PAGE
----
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Human Rights in Cambodia

Pamela McElroy: Access to Citizenship Tough for Vietnamese Residents

McElroy
Pamela McElroy, left, and Kathleen Doherty on their way to a Vietnamese village outside of Phnom Penh

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Contact: Mary Wood

Cambodia’s historically conflicted relationship with its eastern neighbor Vietnam also translates into citizenship problems for ethnic Vietnamese living in Cambodia.

“The ethnic Vietnamese in Cambodia have never assimilated very well, unlike some other ethnic groups that have settled in Cambodia,” said third-year law student Pamela McElroy.

Part of this stems from a permeable border and Vietnam taking control over Cambodia in the 1980s, and more recently, from questions in the late 1990s over whether the new Cambodian constitution was trying to exclude Vietnamese people from citizenship.

Though a nationality law has since been passed, it’s unclear whether that’s helped Vietnamese people living in Cambodia.

“What I found was a lot of lack of data,” McElroy said. The Cambodian government does not have a strong interest in monitoring Vietnamese residents’ access to citizenship or identity cards, and the Vietnamese often do not identify themselves to the government even if it means gaining access to schools and jobs.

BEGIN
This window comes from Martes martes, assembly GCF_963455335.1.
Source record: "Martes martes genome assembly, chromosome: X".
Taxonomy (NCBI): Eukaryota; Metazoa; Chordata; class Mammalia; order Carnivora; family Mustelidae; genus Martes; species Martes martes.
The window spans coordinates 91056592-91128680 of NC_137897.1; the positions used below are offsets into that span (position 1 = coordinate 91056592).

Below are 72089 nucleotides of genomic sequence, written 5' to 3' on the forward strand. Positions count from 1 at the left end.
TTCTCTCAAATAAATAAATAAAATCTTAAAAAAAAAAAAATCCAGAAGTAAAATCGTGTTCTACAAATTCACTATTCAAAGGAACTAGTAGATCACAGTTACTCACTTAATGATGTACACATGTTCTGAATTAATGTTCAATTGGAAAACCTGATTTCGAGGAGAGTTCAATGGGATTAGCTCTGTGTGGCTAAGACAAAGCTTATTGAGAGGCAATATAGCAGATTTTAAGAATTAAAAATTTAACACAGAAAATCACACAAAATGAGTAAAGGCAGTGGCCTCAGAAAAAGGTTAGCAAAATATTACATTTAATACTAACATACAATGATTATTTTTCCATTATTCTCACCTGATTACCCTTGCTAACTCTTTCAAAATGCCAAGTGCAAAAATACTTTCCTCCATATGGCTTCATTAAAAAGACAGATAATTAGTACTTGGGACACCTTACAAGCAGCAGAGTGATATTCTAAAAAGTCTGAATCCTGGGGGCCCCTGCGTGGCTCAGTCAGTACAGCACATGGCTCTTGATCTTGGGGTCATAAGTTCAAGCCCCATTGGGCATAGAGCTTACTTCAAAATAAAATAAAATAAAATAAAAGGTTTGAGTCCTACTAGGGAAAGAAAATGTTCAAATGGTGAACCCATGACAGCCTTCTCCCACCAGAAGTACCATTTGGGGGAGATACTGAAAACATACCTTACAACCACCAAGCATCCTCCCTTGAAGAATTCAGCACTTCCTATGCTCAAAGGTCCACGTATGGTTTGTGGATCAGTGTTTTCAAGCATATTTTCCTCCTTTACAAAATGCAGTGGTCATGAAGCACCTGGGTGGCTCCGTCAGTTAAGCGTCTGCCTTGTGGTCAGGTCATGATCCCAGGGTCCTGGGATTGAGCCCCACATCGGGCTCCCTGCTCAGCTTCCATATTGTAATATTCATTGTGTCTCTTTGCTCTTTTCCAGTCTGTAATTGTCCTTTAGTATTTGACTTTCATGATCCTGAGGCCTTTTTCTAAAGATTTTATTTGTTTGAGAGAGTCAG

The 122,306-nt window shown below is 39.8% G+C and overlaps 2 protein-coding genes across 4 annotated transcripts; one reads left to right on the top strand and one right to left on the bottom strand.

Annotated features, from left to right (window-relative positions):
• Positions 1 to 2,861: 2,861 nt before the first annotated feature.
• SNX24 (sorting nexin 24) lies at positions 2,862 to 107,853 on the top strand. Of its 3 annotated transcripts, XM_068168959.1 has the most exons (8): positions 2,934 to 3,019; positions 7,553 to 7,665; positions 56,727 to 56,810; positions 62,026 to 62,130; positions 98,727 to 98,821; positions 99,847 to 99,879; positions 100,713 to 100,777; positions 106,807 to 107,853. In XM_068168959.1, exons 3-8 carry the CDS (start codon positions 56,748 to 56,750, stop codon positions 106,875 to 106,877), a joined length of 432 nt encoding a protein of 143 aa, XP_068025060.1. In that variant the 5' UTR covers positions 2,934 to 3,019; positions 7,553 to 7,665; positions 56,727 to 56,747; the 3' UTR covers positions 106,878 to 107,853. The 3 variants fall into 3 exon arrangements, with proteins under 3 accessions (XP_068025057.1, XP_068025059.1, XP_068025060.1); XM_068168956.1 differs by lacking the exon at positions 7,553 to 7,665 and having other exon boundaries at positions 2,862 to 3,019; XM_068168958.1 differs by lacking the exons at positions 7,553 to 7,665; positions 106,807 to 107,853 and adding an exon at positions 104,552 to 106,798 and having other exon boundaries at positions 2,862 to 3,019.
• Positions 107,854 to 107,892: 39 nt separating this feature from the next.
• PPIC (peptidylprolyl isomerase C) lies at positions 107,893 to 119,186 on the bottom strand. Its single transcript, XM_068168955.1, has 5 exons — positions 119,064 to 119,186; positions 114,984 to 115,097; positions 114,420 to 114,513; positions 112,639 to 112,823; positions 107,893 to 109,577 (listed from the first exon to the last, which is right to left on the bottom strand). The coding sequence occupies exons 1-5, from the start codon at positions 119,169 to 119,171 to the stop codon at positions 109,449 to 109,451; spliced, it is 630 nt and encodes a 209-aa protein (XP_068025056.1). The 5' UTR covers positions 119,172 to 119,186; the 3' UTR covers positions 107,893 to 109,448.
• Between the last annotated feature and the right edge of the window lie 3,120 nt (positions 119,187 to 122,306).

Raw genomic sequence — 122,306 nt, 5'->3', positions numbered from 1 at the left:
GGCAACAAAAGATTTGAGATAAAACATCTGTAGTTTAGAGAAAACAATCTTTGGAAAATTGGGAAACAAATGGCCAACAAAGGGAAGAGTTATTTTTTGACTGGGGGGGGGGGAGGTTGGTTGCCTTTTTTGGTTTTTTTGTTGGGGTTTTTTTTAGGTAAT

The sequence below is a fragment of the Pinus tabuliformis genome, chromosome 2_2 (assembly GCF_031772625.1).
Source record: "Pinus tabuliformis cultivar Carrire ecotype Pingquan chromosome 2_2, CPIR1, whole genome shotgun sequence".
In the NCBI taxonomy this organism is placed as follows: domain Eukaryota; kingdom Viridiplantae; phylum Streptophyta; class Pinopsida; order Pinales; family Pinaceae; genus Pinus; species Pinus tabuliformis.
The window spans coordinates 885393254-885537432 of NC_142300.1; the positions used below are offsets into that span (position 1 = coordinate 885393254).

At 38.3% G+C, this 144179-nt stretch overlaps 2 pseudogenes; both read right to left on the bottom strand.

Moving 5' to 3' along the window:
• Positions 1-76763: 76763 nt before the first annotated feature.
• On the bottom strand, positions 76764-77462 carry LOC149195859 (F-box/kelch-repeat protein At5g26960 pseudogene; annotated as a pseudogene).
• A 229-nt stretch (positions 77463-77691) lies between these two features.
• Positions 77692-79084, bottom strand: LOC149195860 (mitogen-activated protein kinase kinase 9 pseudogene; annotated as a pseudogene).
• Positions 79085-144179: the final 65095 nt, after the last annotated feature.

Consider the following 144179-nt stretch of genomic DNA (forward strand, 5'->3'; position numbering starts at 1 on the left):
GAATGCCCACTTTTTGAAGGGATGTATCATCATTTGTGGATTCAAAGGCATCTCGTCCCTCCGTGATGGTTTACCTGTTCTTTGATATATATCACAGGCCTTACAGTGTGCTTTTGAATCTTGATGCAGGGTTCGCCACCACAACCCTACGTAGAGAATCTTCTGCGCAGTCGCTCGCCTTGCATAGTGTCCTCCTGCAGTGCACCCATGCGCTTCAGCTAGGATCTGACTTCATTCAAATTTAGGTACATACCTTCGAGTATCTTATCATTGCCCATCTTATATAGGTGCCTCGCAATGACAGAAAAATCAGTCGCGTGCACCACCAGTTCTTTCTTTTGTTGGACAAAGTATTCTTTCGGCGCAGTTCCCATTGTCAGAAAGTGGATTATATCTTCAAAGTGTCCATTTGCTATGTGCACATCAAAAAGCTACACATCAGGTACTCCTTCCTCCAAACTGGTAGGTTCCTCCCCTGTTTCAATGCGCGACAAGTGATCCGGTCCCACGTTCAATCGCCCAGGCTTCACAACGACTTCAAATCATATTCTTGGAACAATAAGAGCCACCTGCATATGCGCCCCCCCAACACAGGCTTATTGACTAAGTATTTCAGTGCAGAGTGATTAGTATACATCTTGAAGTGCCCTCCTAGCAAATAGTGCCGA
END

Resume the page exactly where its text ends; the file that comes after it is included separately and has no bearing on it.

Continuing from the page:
“It seemed like a very complicated issue,” she said.

Cambodia is working on new immigration enforcement policies to help address the problem.

“It needs to be examined to see how many people are actually being kept from accessing citizenship that they have a legitimate claim to and then, also, how the government might be able to address the situation of those who don’t have legitimate claims, or if the government should even be obligated to address those peoples’ situations.”

McElroy was able to talk to Vietnamese residents by working with a woman who ran a medical clinic in their community.

“What I saw was just a lot of confusion,” she said. She heard stories about people who thought they got documents verifying their citizenship or identity from government officials who required payment, only to find out later they had been scammed.

“The best part was to actually get to meet the people whose problems you were researching. You got to see the big scope of the problem, but then you also got to see the human level on which it played out.” 

She also visited a floating village, where many Vietnamese live on floating houses moored to land. In the late 1990s there were many examples of government officials taking identity cards and unmooring the boats.

Yet even seemingly legitimate claims to citizenship can be questionable because the government has been in turmoil for decades. “With all the government overthrows they’ve had over the last several decades, paperwork is a big issue.”

McElroy concluded that the NGOs that were most successful at addressing the problem of Vietnamese immigration were those with a high level of involvement from Cambodian people as opposed to foreigners or Westerners.